A team of adventurous artists and scientists board a three-mast schooner for a journey to the northeast of Greenland. These men and woman, along with the dedicated crew, arrive at a place that, before climate change, had never been seen by modern man in their “Expedition to the End of the World.”
This is a beautifully shot documentary of exploration and enlightenment – even if that enlightenment bodes ill for our world. The majestic images of a previously unseen part of the earth are stunning with panoramic images of the forbidding landscapes of Greenland, massive glaciers melting away and polar bears. We learn, from the researchers aboard the schooner, that the images of these beautiful and stately bears may be some of the last we will see in the wild, meaning extinction. Watching these creatures and knowing they will soon no longer be with is heartbreaking.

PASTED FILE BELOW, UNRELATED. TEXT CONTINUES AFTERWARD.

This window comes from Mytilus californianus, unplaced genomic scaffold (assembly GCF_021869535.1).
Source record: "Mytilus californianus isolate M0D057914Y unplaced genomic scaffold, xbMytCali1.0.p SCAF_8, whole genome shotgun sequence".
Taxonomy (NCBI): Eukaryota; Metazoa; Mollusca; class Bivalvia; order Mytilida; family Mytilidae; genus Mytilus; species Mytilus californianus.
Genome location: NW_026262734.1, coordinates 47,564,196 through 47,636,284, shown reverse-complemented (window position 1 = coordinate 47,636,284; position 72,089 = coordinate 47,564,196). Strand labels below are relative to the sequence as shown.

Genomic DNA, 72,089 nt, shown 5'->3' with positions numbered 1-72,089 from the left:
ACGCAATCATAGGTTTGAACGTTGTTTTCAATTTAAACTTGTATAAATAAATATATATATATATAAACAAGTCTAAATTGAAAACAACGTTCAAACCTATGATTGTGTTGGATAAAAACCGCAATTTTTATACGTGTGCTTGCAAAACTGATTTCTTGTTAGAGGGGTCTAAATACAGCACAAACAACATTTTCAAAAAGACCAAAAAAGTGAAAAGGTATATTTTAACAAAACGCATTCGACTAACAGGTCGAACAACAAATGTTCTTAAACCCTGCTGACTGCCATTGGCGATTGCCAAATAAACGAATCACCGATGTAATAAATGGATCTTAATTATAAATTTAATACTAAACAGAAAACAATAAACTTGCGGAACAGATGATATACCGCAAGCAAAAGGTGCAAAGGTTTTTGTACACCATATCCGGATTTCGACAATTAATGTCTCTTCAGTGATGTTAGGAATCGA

Sophomore documentary director Daniel Dencik leads a team of five cinematographers as they chronicle the eclectic tasks of the scientists – geologist, archeologist, geochemist, marine biologist, and geographer – as they explore the unexplored land in sometimes inventive ways, one of which is with a flying inflatable boat. The artists get their shrift before the camera, too, as they document, via their cameras, the expedition. What is amazing about these explorers is how well they all get along in their isolated and dangerous locale living in close quarters.
“Expedition to the End of the World” is more than just a travelogue. It is a sobering look at what our future holds in store. Man is changing the environment far faster than we can cope with it and our intrepid explorers bring that point to home with a clear note of urgency. The film brings us this message in a way that thrills the eye with its visuals and educates us with the facts. I give it a B+.
Laura also gives "Expedition to the End of the World" a B+.
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